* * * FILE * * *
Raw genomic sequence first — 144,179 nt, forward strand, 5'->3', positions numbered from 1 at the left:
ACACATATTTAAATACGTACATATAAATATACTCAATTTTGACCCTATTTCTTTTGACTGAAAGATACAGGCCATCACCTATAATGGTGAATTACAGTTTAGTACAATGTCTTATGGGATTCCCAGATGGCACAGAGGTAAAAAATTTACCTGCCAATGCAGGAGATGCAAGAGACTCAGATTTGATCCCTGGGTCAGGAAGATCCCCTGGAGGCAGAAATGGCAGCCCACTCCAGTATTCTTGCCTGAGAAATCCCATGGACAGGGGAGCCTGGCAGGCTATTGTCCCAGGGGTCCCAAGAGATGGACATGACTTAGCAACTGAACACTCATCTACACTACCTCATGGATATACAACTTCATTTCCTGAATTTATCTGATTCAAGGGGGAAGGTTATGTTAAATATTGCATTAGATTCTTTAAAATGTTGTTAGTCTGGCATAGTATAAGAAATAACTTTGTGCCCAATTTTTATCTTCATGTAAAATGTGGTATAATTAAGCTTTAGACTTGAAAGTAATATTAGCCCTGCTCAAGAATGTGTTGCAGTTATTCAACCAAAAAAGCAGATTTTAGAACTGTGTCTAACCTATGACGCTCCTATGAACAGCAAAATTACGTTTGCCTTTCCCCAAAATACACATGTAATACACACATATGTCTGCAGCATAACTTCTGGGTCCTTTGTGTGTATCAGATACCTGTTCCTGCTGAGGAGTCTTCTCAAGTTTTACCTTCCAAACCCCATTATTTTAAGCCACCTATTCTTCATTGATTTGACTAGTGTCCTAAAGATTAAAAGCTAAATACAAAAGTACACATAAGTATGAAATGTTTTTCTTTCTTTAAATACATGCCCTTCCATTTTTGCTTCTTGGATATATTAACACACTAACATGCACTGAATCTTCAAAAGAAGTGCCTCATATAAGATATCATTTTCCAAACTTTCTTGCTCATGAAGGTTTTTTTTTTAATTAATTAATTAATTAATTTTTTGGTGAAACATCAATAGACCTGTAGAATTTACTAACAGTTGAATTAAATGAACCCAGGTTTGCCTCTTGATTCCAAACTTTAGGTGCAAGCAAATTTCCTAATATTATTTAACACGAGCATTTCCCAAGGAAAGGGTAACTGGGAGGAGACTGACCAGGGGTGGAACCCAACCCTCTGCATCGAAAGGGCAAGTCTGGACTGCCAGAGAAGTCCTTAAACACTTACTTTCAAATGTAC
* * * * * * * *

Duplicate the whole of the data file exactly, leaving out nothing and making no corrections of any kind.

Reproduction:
Raw genomic sequence first — 144,179 nt, forward strand, 5'->3', positions numbered from 1 at the left:
ACACATATTTAAATACGTACATATAAATATACTCAATTTTGACCCTATTTCTTTTGACTGAAAGATACAGGCCATCACCTATAATGGTGAATTACAGTTTAGTACAATGTCTTATGGGATTCCCAGATGGCACAGAGGTAAAAAATTTACCTGCCAATGCAGGAGATGCAAGAGACTCAGATTTGATCCCTGGGTCAGGAAGATCCCCTGGAGGCAGAAATGGCAGCCCACTCCAGTATTCTTGCCTGAGAAATCCCATGGACAGGGGAGCCTGGCAGGCTATTGTCCCAGGGGTCCCAAGAGATGGACATGACTTAGCAACTGAACACTCATCTACACTACCTCATGGATATACAACTTCATTTCCTGAATTTATCTGATTCAAGGGGGAAGGTTATGTTAAATATTGCATTAGATTCTTTAAAATGTTGTTAGTCTGGCATAGTATAAGAAATAACTTTGTGCCCAATTTTTATCTTCATGTAAAATGTGGTATAATTAAGCTTTAGACTTGAAAGTAATATTAGCCCTGCTCAAGAATGTGTTGCAGTTATTCAACCAAAAAAGCAGATTTTAGAACTGTGTCTAACCTATGACGCTCCTATGAACAGCAAAATTACGTTTGCCTTTCCCCAAAATACACATGTAATACACACATATGTCTGCAGCATAACTTCTGGGTCCTTTGTGTGTATCAGATACCTGTTCCTGCTGAGGAGTCTTCTCAAGTTTTACCTTCCAAACCCCATTATTTTAAGCCACCTATTCTTCATTGATTTGACTAGTGTCCTAAAGATTAAAAGCTAAATACAAAAGTACACATAAGTATGAAATGTTTTTCTTTCTTTAAATACATGCCCTTCCATTTTTGCTTCTTGGATATATTAACACACTAACATGCACTGAATCTTCAAAAGAAGTGCCTCATATAAGATATCATTTTCCAAACTTTCTTGCTCATGAAGGTTTTTTTTTTAATTAATTAATTAATTAATTTTTTGGTGAAACATCAATAGACCTGTAGAATTTACTAACAGTTGAATTAAATGAACCCAGGTTTGCCTCTTGATTCCAAACTTTAGGTGCAAGCAAATTTCCTAATATTATTTAACACGAGCATTTCCCAAGGAAAGGGTAACTGGGAGGAGACTGACCAGGGGTGGAACCCAACCCTCTGCATCGAAAGGGCAAGTCTGGACTGCCAGAGAAGTCCTTAAACACTTACTTTCAAATGTAC